The New Today


Creative thinking and astute planning is required to defy the odds and prevent community spread

The results of two recently released models project a frightening situation with Covid-19 infections and deaths in the coming months. The Institute for Health Metric Evaluation (IHME), at the University of Washington Model suggests one million, nine hundred thousand deaths from Covid-19 in the Northern Hemisphere by January 2021.

The same model predicts four hundred and ten thousand deaths in the United States from Covid at the same time. The University of the West Indies Covid Task Force model predicts one million five hundred thousand Jamaicans will become infected.

Both models are well respected and there are no reasons to believe their predictions would not hold if Governments don’t act now to change the behaviour of citizens. Disease models are based on assumptions about human behaviour.

With the winter season approaching, a time when respiratory illnesses such as the common flu tend to peak and more people are indoors the results of these models could be, conservative, lower than what can be expected.

The IHME model suggests a worsening situation in the coming months with a peak of 30,000 deaths per day by mid-December in the northern hemisphere, while the United States could see 3,000 deaths per day by early December.

Given these projections and exponential spread of the virus in three of the larger English-speaking Caribbean islands, the Government of Grenada must undertake an urgent reset of its approach to fighting the virus and opening up the economy to prevent exponential spread and a return to lockdown.

Following the relatively successful lockdown in March that resulted in suppression of the virus in the tri-island state. Government, fatigued by the economic downturn caused by Covid-19, buckled under pressure from several quarters and lost control of the reopening of the economy. This has resulted in lax public health protocols and regulations, low levels of compliance and, lack of strong enforcement by the police and health authorities.

In an attempt to strike a balance between the economy and public health, Government went ahead and opened the borders to regional and international air travel. However, the protocols governing air travel are ambiguous and there have been a plethora of concerns with process at the airport. What has saved the day for Grenada is the many external constraints placed on flights from Europe and North America.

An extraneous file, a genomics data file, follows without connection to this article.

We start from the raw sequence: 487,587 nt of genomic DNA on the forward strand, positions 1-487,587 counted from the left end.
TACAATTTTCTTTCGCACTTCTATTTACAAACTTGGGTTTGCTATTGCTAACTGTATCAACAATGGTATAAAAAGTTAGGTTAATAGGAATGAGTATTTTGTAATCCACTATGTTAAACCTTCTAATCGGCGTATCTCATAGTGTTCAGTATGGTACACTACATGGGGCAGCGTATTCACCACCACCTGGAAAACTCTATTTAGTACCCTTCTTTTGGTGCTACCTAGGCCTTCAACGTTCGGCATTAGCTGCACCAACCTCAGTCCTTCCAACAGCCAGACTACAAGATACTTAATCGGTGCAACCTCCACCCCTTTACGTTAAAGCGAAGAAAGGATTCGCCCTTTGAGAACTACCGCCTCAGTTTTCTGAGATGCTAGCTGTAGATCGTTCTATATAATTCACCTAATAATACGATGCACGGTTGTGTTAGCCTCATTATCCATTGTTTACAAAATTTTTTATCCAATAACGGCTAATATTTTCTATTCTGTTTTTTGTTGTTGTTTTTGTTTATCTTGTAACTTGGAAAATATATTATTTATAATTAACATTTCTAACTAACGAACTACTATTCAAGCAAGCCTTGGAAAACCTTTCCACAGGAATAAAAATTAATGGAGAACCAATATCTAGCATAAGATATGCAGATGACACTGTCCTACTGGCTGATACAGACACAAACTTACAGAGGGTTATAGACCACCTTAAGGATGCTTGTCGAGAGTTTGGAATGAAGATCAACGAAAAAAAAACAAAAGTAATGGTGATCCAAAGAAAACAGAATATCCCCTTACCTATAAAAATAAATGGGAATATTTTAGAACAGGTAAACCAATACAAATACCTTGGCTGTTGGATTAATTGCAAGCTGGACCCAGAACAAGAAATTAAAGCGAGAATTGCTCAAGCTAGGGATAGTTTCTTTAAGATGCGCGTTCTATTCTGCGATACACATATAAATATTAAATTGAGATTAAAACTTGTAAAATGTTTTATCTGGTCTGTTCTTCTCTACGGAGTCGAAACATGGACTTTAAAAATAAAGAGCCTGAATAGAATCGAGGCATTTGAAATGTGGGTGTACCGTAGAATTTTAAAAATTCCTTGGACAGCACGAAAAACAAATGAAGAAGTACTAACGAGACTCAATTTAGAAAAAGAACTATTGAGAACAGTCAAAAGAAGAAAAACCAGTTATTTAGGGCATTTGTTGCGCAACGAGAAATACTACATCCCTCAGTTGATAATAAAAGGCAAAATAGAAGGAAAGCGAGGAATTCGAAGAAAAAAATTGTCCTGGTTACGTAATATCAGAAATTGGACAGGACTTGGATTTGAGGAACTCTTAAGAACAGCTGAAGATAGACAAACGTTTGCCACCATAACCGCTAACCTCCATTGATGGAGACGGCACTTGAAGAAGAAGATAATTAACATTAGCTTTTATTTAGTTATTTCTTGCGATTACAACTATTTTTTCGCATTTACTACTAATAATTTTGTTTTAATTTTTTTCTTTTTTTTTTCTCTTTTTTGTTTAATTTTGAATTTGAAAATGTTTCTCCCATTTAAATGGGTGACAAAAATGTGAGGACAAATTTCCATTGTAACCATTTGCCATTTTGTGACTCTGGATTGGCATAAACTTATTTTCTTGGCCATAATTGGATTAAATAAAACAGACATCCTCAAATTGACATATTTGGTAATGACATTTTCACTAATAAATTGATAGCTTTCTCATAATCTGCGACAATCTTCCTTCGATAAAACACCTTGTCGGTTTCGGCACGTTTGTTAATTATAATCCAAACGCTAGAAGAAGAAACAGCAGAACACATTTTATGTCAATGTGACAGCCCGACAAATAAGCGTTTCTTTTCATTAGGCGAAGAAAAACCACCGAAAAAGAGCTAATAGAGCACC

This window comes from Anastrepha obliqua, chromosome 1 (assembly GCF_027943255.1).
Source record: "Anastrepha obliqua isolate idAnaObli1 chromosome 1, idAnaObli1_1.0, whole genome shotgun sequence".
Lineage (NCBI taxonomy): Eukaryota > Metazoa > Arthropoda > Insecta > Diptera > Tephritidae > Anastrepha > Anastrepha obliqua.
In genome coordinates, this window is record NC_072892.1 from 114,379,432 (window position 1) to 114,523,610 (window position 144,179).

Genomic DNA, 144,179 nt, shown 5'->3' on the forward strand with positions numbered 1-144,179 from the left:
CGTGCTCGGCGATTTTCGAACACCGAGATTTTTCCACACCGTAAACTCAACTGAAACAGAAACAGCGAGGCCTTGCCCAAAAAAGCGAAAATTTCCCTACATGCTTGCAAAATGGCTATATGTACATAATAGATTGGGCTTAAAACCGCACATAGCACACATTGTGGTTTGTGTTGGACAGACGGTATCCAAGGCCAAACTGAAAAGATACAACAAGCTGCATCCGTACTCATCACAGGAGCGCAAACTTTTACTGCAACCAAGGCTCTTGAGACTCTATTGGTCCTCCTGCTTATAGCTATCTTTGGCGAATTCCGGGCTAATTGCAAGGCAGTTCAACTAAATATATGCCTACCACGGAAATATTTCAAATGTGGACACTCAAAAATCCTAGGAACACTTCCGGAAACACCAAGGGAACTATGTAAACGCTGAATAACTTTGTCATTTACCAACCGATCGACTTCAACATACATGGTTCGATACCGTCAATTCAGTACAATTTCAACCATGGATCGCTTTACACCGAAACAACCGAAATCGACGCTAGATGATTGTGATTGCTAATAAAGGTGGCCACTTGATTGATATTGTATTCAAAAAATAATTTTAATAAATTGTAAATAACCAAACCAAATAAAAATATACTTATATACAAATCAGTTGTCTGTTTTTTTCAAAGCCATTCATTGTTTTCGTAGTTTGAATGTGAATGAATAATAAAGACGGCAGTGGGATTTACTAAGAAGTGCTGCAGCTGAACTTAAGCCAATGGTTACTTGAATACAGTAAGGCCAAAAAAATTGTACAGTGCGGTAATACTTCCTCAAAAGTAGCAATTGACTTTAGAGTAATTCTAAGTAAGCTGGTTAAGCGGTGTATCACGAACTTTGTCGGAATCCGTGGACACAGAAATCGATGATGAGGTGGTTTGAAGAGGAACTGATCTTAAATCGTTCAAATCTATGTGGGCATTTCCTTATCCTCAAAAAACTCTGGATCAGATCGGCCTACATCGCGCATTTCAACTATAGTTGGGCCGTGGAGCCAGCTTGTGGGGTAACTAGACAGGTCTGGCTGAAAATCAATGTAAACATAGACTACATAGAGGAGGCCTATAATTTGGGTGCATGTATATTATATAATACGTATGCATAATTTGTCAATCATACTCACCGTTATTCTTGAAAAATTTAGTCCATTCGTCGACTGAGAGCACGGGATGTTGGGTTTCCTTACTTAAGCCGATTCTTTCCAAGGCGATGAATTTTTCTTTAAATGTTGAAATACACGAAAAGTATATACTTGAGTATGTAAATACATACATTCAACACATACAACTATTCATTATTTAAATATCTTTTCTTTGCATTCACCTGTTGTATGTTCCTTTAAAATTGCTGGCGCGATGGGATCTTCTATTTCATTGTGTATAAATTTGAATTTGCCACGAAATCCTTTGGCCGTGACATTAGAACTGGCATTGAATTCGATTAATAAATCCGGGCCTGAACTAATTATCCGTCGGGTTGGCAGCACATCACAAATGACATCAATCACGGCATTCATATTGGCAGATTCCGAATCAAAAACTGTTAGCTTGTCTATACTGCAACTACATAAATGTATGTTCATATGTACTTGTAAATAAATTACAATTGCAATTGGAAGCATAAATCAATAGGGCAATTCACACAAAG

Similarly, the borders were opened to regional and international travel however the protocols at our air and seaports are somewhat ambiguous and concerns have been raised with the screening of travelers at the main international airport. What has saved the day for us is the low volume of flights and small passenger load.

In addition to the dire projections by these models, there is presently low levels of compliance and enforcement of public health regulations, and a crumbling health system.

Government should also consider the upcoming winter tourist season, schools reopening, which brings in focus a new angle to the situation, and the infection trajectory of the Spanish flu in the English-speaking Caribbean and undertake an urgent rethink of its approach to Covid -19 to date.

These headwinds present a clear and present danger to every citizen of the tri-island state, therefore Government must act now or else thousands will die.

This is the landscape our leader and his team must navigate to avoid collision with the virus. To do so the leader must be astute and decisive, he must realise the country can’t go back to the ‘old pre-Covid normal,’ neither must he continue to pursue the current approach.

The leader must recognise, he must show restraint when attempting to strike a balance between the economy and public health. One sector must not be given precedence over the other. There needs to be an urgent reset to avoid Grenada following the path of Trinidad and Tobago, Jamaica and the Bahamas towards community spread

Fundamental to the reset has to be a change in the mindset of Government – Grenada can’t return to the ‘old pre-Covid normal’. It can’t be business as usual in the coming winter tourist season since reopening the borders to international travel was identified as one of the main reasons for the second wave of infections in the larger islands of Trinidad and Tobago, Jamaica and the Bahamas.